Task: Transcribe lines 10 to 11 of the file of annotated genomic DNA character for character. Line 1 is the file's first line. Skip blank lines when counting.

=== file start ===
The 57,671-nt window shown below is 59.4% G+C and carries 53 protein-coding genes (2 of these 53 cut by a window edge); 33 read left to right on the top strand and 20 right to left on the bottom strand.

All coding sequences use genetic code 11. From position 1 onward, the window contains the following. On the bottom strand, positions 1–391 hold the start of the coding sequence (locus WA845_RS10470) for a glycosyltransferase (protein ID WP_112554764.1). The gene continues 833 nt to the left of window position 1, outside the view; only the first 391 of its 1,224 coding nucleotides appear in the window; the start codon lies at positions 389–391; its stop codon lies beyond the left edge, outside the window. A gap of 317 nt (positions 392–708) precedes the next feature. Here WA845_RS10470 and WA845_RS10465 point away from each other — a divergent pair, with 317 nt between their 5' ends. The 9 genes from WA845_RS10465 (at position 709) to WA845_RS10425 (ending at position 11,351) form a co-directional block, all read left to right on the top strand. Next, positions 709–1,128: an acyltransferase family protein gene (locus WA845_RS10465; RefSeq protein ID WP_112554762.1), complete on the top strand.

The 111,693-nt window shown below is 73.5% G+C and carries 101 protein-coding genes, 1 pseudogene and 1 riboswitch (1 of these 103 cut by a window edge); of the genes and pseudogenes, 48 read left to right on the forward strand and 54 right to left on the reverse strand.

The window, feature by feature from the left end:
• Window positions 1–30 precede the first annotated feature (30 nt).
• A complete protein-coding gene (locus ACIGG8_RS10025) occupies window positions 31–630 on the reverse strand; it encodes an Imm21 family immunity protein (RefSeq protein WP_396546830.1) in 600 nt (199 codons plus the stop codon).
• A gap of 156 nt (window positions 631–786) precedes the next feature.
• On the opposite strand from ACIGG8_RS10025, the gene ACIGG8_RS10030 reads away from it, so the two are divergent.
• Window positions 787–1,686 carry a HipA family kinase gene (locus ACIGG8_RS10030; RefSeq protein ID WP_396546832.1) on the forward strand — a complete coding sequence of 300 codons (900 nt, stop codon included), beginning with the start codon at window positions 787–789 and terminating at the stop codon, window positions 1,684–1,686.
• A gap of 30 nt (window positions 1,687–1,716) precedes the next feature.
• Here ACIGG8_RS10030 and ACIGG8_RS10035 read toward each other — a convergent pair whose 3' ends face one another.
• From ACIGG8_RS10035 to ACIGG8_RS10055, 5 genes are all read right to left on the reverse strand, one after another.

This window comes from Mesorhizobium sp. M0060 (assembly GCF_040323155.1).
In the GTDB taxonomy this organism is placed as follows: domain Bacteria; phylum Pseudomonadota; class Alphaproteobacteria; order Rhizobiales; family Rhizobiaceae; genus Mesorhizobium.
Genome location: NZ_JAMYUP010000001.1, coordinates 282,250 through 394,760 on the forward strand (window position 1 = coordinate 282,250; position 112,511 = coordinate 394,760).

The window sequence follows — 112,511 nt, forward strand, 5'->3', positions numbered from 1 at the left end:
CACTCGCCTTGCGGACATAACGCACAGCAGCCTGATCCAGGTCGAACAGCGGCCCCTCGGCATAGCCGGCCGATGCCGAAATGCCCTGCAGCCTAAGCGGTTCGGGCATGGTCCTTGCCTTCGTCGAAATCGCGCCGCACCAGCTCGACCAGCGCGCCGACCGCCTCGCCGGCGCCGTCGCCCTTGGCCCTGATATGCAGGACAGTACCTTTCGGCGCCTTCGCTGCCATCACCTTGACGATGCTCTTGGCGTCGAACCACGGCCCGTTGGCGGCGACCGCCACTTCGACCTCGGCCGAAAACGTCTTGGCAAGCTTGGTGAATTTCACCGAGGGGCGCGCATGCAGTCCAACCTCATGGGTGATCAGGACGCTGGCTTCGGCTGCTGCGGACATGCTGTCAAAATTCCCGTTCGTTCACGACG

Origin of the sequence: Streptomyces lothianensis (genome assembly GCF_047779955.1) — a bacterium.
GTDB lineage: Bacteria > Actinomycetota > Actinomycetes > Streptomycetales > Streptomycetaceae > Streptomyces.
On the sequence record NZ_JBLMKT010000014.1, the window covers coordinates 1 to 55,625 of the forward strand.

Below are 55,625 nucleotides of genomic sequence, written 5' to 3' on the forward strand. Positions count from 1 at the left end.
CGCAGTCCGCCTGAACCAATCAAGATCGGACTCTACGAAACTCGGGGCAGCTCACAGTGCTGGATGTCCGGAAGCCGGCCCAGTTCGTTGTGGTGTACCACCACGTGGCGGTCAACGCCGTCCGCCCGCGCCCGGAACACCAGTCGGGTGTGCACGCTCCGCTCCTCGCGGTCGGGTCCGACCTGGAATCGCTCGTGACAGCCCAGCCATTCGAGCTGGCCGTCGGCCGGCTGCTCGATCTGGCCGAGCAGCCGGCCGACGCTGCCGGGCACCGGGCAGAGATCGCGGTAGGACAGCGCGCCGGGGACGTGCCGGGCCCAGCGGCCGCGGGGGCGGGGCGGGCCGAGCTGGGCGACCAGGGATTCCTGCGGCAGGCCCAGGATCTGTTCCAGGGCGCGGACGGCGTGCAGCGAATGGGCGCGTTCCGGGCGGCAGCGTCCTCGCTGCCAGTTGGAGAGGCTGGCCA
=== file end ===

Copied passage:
• A gap of 30 nt (window positions 1,687–1,716) precedes the next feature.
• Here ACIGG8_RS10030 and ACIGG8_RS10035 read toward each other — a convergent pair whose 3' ends face one another.